Presentatie bij workshop Cambridge University (UK): ‘Party manifestos and policy costings in the Netherlands’
Cambridge, 13 april 2023
Een presentatie (zie pdf hieronder voor de Power Point) gegeven ten behoeve van de workshop: ‘Where’s the money coming from?’ The electoral politics of tax and spending in C21ste democracies’.
Peter Sloman (University of Cambridge)
- Wimar Bolhuis (Ecorys/University of Leiden)
- Lee de Wit and James Ackland (University of Cambridge)
- Peter Sloman (University of Cambridge)
- Elin Naurin (University of Gothenburg)
- Marc Buggeln (Freie Universität Berlin)
- Anna Killick (University College London)
- Kristen Heim (University of Stellenbosch)
- Seán Muller (Johannesburg Institute for Advanced Study/University of Edinburgh)
Tax and public spending are central to party competition in many countries and lie at the heart of the classic Downsian model of electoral choice, in which voters seek to maximise their expected utility through a rational evaluation of party programmes. Since the 1980s and 1990s, political parties in the UK and other major democracies have frequently published costings documents alongside their manifestos, and Parliamentary Budget Offices and think-tanks have taken on an increasingly prominent role in analysing party policies. The ‘Chartered Choices’ exercise carried out by the Centraal Planbureau in the Netherlands has been perhaps the most ambitious attempt to integrate economic analysis into the electoral process.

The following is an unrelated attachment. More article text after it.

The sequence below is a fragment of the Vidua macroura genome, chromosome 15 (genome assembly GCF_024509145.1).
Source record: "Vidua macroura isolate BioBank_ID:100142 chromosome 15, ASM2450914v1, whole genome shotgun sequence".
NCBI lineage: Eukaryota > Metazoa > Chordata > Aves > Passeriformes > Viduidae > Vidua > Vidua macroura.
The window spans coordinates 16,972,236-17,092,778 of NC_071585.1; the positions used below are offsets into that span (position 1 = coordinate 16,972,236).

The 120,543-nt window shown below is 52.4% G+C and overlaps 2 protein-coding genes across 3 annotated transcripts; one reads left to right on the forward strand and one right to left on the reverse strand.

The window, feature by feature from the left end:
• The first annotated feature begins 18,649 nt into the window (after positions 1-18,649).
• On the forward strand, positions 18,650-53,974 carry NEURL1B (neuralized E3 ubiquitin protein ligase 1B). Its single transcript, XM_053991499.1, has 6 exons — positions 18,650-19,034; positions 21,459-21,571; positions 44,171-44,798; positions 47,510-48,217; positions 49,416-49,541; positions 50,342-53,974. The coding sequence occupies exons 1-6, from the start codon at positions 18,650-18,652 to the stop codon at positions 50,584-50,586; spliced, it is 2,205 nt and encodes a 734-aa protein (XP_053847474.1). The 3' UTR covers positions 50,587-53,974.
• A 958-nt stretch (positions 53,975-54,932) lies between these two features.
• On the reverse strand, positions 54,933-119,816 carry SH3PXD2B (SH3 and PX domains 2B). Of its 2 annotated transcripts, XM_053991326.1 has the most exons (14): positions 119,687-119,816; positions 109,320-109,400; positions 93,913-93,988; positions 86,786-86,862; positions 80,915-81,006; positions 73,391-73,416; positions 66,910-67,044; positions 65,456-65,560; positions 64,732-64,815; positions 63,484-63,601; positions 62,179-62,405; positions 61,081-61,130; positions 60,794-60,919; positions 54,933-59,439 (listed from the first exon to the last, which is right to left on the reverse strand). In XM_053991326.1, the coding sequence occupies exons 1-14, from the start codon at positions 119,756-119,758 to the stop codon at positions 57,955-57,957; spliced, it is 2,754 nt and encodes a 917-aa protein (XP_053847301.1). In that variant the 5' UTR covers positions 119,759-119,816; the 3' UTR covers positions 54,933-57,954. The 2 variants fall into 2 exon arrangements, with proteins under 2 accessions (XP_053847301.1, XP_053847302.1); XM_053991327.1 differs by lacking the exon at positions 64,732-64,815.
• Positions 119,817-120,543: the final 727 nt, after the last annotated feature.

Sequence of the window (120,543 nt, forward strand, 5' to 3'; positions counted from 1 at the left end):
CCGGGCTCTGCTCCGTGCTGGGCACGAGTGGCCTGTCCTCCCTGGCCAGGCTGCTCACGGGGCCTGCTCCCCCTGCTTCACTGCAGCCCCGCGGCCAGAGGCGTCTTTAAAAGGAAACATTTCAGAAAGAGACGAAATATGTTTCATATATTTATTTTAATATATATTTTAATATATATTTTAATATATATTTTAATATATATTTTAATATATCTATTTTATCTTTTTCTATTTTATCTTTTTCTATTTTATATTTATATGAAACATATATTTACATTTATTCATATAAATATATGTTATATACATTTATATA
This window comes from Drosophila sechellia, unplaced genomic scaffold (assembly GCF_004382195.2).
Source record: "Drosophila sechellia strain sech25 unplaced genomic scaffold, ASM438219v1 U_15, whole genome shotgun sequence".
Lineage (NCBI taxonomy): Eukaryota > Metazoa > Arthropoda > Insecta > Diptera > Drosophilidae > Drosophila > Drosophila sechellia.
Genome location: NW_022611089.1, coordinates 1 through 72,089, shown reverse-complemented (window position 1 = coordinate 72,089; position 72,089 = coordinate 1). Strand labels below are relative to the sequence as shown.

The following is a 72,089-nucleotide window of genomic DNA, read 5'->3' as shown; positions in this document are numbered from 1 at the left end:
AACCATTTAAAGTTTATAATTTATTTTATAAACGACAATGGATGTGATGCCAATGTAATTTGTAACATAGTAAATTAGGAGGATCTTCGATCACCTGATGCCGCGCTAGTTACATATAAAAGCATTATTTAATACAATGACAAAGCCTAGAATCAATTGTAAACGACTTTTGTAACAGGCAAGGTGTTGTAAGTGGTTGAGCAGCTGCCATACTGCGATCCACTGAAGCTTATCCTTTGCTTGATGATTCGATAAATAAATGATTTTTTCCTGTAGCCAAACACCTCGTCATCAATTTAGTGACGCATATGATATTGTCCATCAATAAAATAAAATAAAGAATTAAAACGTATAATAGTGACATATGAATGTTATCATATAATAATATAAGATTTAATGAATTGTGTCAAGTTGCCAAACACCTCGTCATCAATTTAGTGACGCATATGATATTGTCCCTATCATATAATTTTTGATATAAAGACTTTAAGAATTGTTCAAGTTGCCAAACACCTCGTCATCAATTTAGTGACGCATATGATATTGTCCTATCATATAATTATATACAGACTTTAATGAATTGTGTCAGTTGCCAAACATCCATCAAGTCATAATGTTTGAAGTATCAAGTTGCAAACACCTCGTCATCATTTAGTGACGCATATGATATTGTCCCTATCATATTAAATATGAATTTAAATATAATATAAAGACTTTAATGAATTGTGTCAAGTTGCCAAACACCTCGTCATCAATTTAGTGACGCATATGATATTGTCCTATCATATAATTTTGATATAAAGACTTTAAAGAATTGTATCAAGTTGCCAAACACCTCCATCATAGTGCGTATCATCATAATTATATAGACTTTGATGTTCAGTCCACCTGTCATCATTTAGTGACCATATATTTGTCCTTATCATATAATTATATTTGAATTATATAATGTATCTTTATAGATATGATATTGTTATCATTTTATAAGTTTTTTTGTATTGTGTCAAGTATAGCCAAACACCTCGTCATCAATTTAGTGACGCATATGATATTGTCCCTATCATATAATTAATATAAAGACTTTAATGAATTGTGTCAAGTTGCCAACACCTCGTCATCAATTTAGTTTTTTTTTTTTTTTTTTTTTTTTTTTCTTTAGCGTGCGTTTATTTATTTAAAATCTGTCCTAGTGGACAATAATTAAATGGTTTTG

This workshop will bring together political scientists, economists, and contemporary historians to explore how public debates over tax, spending, and borrowing have played out in different electoral contexts since the 1980s. By ranging across disciplinary boundaries and national borders, we hope to map the ‘state of the field’ and to strengthen our understanding of how parties think about tax and spending commitments in the real world. We invite country-specific or comparative papers which discuss the implications of platform costings for party strategy, voting behaviour, democratic theory, or public policy.